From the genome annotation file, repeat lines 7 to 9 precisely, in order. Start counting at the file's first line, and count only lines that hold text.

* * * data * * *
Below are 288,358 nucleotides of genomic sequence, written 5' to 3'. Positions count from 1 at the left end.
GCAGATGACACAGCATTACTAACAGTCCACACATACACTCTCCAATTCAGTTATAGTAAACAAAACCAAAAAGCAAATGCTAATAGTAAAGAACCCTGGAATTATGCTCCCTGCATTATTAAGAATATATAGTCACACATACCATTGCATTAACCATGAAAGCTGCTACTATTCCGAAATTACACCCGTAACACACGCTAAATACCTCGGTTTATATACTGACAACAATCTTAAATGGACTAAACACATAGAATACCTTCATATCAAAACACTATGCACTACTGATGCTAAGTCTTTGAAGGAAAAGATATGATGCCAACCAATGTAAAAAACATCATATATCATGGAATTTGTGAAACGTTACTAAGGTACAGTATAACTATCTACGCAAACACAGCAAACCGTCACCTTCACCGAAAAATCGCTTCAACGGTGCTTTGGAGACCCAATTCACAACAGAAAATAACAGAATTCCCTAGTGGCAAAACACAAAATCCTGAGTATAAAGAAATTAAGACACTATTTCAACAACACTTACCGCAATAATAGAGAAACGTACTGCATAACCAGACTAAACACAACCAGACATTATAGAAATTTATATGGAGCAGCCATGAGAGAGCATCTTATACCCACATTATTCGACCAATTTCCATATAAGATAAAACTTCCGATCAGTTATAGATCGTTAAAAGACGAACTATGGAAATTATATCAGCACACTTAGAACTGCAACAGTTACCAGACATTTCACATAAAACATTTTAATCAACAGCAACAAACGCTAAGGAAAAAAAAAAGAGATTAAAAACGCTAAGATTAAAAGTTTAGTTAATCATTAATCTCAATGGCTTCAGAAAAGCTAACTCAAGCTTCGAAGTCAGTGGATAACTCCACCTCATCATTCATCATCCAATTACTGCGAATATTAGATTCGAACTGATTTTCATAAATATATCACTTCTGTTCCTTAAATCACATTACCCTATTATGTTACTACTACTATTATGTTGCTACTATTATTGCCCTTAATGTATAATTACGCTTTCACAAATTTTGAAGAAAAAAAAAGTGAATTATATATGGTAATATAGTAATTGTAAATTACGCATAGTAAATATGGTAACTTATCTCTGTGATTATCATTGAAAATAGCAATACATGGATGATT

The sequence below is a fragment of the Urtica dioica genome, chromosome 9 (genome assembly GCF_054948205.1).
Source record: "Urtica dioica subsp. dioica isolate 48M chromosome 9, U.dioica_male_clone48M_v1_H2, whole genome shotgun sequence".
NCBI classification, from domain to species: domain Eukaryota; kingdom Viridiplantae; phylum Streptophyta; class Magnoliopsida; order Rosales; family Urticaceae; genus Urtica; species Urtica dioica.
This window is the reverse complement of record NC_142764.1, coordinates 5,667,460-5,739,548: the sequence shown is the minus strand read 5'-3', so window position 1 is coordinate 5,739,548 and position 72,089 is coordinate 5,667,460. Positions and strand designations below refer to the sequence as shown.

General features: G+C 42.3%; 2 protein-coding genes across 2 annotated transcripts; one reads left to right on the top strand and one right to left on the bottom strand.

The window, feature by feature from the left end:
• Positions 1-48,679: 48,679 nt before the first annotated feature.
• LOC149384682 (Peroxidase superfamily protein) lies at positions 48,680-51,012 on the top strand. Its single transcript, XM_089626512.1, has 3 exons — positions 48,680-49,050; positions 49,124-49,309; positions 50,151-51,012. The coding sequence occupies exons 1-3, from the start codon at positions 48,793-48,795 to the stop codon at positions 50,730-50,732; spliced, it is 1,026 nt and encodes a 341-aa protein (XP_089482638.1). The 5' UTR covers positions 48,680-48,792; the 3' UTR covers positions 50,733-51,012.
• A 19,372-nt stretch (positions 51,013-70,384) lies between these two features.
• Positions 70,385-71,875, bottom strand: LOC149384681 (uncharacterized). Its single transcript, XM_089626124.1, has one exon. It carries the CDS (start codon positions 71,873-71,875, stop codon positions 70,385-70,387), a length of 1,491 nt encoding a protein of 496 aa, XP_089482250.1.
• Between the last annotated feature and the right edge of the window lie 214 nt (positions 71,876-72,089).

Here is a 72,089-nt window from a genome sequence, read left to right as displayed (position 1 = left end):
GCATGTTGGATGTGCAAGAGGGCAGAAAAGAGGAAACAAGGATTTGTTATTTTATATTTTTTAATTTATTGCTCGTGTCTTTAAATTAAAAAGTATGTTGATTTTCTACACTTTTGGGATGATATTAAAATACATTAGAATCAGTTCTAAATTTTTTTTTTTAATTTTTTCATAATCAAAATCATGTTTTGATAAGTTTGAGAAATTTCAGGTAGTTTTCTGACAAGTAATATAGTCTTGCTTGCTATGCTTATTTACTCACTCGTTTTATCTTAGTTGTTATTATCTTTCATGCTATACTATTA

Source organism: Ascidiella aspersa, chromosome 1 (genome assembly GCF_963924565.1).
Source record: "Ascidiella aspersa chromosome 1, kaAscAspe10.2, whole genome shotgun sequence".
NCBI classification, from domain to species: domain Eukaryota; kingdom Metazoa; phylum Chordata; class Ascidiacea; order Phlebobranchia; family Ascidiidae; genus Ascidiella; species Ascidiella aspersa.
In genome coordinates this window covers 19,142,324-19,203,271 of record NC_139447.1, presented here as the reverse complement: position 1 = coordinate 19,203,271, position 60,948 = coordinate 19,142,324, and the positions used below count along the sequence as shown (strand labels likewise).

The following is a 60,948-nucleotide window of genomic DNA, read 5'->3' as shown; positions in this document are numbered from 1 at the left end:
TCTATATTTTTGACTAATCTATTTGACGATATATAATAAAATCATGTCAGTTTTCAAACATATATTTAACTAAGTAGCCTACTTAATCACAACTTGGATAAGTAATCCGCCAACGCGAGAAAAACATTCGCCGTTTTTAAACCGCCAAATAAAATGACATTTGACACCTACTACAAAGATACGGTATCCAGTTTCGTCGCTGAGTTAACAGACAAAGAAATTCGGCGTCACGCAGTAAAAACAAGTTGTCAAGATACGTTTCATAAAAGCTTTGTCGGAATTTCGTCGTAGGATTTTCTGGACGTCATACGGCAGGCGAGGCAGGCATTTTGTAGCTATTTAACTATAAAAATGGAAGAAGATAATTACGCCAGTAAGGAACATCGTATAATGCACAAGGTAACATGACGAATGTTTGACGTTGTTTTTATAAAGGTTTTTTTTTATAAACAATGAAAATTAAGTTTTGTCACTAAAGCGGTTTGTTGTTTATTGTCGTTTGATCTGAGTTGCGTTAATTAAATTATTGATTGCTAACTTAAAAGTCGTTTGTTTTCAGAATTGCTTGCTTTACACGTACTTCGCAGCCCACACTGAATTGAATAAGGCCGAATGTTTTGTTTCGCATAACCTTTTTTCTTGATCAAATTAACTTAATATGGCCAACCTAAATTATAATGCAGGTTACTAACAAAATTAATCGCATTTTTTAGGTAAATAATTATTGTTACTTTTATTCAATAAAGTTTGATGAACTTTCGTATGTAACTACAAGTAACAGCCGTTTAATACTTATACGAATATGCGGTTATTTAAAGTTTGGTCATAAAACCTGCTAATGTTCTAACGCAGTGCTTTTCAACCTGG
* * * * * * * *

General features: G+C 42.3%; 2 protein-coding genes across 2 annotated transcripts; one reads left to right on the top strand and one right to left on the bottom strand.

The window, feature by feature from the left end:
• Positions 1-48,679: 48,679 nt before the first annotated feature.